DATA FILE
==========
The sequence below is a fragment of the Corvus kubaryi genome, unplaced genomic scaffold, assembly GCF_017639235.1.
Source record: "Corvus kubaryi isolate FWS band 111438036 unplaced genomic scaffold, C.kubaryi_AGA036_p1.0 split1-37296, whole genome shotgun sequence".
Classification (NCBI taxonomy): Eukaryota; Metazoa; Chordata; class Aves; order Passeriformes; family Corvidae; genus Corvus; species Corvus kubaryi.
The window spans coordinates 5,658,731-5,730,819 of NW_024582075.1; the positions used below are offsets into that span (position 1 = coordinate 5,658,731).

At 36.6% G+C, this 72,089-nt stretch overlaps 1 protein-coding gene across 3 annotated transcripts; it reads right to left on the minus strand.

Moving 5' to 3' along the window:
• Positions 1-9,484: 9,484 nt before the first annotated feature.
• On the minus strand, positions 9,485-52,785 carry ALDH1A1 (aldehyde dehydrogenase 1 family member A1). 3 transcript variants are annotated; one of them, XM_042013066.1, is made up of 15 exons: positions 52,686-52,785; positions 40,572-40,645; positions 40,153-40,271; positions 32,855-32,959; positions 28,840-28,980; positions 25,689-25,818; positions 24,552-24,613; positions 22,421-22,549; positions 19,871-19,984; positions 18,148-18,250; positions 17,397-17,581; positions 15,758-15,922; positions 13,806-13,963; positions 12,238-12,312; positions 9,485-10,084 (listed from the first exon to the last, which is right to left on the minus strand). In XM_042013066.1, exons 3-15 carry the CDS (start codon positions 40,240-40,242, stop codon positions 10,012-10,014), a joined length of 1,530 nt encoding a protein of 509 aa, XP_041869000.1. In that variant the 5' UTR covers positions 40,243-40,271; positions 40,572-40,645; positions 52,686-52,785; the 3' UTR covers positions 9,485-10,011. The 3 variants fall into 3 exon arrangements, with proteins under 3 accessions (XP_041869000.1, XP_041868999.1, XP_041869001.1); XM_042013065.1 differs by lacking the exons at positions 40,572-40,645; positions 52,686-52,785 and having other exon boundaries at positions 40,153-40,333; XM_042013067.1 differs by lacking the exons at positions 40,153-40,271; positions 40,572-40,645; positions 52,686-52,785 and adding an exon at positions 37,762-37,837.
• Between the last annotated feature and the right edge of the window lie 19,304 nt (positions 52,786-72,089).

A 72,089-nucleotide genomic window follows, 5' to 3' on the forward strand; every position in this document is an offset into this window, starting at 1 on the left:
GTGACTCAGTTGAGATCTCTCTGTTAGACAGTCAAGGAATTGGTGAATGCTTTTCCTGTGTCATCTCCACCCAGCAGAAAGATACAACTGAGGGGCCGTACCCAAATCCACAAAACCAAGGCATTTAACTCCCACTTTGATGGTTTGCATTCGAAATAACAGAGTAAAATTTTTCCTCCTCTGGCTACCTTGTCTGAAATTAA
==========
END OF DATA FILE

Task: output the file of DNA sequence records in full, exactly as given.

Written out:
The sequence below is a fragment of the Corvus kubaryi genome, unplaced genomic scaffold, assembly GCF_017639235.1.
Source record: "Corvus kubaryi isolate FWS band 111438036 unplaced genomic scaffold, C.kubaryi_AGA036_p1.0 split1-37296, whole genome shotgun sequence".
Classification (NCBI taxonomy): Eukaryota; Metazoa; Chordata; class Aves; order Passeriformes; family Corvidae; genus Corvus; species Corvus kubaryi.
The window spans coordinates 5,658,731-5,730,819 of NW_024582075.1; the positions used below are offsets into that span (position 1 = coordinate 5,658,731).

At 36.6% G+C, this 72,089-nt stretch overlaps 1 protein-coding gene across 3 annotated transcripts; it reads right to left on the minus strand.

Moving 5' to 3' along the window:
• Positions 1-9,484: 9,484 nt before the first annotated feature.
• On the minus strand, positions 9,485-52,785 carry ALDH1A1 (aldehyde dehydrogenase 1 family member A1). 3 transcript variants are annotated; one of them, XM_042013066.1, is made up of 15 exons: positions 52,686-52,785; positions 40,572-40,645; positions 40,153-40,271; positions 32,855-32,959; positions 28,840-28,980; positions 25,689-25,818; positions 24,552-24,613; positions 22,421-22,549; positions 19,871-19,984; positions 18,148-18,250; positions 17,397-17,581; positions 15,758-15,922; positions 13,806-13,963; positions 12,238-12,312; positions 9,485-10,084 (listed from the first exon to the last, which is right to left on the minus strand). In XM_042013066.1, exons 3-15 carry the CDS (start codon positions 40,240-40,242, stop codon positions 10,012-10,014), a joined length of 1,530 nt encoding a protein of 509 aa, XP_041869000.1. In that variant the 5' UTR covers positions 40,243-40,271; positions 40,572-40,645; positions 52,686-52,785; the 3' UTR covers positions 9,485-10,011. The 3 variants fall into 3 exon arrangements, with proteins under 3 accessions (XP_041869000.1, XP_041868999.1, XP_041869001.1); XM_042013065.1 differs by lacking the exons at positions 40,572-40,645; positions 52,686-52,785 and having other exon boundaries at positions 40,153-40,333; XM_042013067.1 differs by lacking the exons at positions 40,153-40,271; positions 40,572-40,645; positions 52,686-52,785 and adding an exon at positions 37,762-37,837.
• Between the last annotated feature and the right edge of the window lie 19,304 nt (positions 52,786-72,089).

A 72,089-nucleotide genomic window follows, 5' to 3' on the forward strand; every position in this document is an offset into this window, starting at 1 on the left:
GTGACTCAGTTGAGATCTCTCTGTTAGACAGTCAAGGAATTGGTGAATGCTTTTCCTGTGTCATCTCCACCCAGCAGAAAGATACAACTGAGGGGCCGTACCCAAATCCACAAAACCAAGGCATTTAACTCCCACTTTGATGGTTTGCATTCGAAATAACAGAGTAAAATTTTTCCTCCTCTGGCTACCTTGTCTGAAATTAA